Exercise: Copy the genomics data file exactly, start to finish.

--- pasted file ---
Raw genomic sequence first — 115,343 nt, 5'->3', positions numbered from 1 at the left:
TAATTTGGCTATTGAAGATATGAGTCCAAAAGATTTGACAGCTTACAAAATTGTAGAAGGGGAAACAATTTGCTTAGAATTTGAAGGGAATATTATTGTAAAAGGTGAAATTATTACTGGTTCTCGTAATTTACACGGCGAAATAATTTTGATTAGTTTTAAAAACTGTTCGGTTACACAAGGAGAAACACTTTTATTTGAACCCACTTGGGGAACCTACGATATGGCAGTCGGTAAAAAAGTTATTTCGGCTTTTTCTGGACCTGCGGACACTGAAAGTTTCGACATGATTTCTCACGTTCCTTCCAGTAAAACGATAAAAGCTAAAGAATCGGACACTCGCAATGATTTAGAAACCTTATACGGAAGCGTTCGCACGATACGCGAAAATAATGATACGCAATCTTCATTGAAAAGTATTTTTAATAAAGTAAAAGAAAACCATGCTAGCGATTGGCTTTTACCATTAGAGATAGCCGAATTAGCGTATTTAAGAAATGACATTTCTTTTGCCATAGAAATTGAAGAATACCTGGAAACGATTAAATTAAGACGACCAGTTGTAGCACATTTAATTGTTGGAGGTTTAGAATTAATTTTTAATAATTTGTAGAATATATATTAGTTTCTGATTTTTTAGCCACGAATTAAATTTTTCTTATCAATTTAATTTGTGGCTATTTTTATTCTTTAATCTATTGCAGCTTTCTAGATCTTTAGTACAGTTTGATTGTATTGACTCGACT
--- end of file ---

Raw genomic sequence first — 115,343 nt, 5'->3', positions numbered from 1 at the left:
TAATTTGGCTATTGAAGATATGAGTCCAAAAGATTTGACAGCTTACAAAATTGTAGAAGGGGAAACAATTTGCTTAGAATTTGAAGGGAATATTATTGTAAAAGGTGAAATTATTACTGGTTCTCGTAATTTACACGGCGAAATAATTTTGATTAGTTTTAAAAACTGTTCGGTTACACAAGGAGAAACACTTTTATTTGAACCCACTTGGGGAACCTACGATATGGCAGTCGGTAAAAAAGTTATTTCGGCTTTTTCTGGACCTGCGGACACTGAAAGTTTCGACATGATTTCTCACGTTCCTTCCAGTAAAACGATAAAAGCTAAAGAATCGGACACTCGCAATGATTTAGAAACCTTATACGGAAGCGTTCGCACGATACGCGAAAATAATGATACGCAATCTTCATTGAAAAGTATTTTTAATAAAGTAAAAGAAAACCATGCTAGCGATTGGCTTTTACCATTAGAGATAGCCGAATTAGCGTATTTAAGAAATGACATTTCTTTTGCCATAGAAATTGAAGAATACCTGGAAACGATTAAATTAAGACGACCAGTTGTAGCACATTTAATTGTTGGAGGTTTAGAATTAATTTTTAATAATTTGTAGAATATATATTAGTTTCTGATTTTTTAGCCACGAATTAAATTTTTCTTATCAATTTAATTTGTGGCTATTTTTATTCTTTAATCTATTGCAGCTTTCTAGATCTTTAGTACAGTTTGATTGTATTGACTCGACT